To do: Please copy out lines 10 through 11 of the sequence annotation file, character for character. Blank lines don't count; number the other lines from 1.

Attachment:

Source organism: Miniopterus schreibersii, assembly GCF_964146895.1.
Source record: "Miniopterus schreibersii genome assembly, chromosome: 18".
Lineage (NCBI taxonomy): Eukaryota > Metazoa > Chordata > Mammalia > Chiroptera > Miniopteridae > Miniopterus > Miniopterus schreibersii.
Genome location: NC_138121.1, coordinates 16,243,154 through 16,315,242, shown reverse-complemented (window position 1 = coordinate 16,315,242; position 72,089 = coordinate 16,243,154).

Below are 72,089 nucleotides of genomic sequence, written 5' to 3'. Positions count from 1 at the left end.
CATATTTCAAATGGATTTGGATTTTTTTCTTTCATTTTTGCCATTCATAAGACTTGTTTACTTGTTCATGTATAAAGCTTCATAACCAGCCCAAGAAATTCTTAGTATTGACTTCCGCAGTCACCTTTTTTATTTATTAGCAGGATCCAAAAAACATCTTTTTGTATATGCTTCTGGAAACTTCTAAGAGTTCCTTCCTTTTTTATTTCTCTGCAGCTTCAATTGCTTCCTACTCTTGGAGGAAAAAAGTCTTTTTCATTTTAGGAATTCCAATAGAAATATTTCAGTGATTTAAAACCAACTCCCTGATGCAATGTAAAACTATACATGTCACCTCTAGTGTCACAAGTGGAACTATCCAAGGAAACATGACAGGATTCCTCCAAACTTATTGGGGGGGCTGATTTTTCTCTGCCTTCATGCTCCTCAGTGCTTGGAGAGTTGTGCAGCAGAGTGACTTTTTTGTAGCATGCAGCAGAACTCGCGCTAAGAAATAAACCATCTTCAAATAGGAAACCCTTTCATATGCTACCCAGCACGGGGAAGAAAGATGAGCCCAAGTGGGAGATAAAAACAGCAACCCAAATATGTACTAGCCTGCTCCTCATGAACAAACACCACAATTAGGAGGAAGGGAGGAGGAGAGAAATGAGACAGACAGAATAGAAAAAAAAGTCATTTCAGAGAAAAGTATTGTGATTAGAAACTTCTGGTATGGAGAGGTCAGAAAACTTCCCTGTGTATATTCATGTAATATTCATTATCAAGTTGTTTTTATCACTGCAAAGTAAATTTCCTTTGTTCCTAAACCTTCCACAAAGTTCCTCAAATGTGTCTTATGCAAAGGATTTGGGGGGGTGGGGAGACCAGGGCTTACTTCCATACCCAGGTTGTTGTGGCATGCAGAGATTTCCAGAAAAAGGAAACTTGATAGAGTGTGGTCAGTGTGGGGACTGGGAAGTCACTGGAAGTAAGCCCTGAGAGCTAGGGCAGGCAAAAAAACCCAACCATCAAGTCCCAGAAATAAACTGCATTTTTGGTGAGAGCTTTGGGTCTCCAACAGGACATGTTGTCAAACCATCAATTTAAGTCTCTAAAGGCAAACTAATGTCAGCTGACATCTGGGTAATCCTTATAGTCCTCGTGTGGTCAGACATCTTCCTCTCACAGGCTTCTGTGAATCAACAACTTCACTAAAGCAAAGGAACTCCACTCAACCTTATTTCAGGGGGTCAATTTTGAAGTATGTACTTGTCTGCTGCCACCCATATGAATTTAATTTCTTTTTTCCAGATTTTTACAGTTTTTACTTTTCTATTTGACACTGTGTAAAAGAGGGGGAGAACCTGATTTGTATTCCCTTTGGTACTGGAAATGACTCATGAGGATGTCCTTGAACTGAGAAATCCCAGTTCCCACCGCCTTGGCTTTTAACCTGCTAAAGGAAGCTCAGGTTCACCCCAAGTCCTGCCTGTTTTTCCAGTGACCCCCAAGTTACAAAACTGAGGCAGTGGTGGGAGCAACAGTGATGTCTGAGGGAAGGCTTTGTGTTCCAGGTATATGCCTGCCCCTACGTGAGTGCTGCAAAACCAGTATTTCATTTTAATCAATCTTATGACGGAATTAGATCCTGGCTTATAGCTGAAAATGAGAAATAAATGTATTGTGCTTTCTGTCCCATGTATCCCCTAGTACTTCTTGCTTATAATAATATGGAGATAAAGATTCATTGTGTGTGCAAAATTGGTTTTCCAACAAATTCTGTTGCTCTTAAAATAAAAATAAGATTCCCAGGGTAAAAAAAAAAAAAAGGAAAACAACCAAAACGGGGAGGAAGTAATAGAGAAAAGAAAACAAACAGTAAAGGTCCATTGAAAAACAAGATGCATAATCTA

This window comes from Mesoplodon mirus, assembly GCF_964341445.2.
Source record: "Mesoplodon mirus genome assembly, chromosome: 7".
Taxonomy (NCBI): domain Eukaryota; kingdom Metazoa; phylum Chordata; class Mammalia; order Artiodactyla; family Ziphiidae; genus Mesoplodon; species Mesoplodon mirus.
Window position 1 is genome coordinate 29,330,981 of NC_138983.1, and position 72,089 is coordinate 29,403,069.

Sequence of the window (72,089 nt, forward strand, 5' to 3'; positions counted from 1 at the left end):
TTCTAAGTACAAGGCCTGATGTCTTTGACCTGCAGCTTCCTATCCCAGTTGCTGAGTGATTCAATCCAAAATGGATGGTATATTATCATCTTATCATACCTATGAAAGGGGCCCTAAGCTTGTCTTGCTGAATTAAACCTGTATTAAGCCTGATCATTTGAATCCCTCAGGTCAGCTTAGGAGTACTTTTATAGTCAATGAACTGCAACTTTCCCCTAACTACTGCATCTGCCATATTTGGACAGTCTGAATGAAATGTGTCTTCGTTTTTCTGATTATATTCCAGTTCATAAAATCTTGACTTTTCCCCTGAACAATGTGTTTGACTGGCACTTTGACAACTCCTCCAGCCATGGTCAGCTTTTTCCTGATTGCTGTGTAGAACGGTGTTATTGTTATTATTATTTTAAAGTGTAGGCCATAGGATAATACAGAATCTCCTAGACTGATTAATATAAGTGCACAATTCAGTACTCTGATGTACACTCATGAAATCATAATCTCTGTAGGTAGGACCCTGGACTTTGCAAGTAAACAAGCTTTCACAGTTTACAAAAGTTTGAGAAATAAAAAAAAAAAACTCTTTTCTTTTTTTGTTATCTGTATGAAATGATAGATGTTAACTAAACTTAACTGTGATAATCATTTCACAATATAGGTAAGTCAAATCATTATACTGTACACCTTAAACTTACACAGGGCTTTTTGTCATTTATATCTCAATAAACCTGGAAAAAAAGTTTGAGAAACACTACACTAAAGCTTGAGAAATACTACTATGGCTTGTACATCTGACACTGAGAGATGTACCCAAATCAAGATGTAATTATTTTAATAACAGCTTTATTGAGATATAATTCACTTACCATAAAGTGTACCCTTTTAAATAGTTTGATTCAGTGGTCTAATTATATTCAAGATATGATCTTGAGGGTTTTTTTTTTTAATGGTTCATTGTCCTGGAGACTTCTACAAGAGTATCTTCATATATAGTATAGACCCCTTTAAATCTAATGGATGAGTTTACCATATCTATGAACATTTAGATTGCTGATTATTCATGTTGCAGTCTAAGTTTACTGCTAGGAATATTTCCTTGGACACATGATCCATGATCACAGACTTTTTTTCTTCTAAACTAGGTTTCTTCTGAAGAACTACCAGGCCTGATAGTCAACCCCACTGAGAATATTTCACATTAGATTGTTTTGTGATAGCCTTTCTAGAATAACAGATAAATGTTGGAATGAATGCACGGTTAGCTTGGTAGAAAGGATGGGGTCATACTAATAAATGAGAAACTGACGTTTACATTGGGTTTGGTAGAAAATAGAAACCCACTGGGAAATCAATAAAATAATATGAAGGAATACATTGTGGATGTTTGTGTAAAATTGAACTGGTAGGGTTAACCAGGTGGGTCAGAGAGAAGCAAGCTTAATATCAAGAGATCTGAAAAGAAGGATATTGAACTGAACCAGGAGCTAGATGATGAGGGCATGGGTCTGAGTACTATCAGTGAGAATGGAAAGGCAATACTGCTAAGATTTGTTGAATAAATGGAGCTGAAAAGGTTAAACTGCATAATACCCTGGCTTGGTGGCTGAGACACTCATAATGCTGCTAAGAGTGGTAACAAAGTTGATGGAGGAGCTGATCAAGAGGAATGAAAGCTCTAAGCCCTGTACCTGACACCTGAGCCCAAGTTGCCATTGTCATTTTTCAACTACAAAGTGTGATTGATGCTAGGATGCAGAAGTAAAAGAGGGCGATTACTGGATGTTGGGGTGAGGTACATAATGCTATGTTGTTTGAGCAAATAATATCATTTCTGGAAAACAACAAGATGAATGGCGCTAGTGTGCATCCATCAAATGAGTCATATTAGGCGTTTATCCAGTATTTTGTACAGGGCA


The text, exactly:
Window position 1 is genome coordinate 29,330,981 of NC_138983.1, and position 72,089 is coordinate 29,403,069.

Sequence of the window (72,089 nt, forward strand, 5' to 3'; positions counted from 1 at the left end):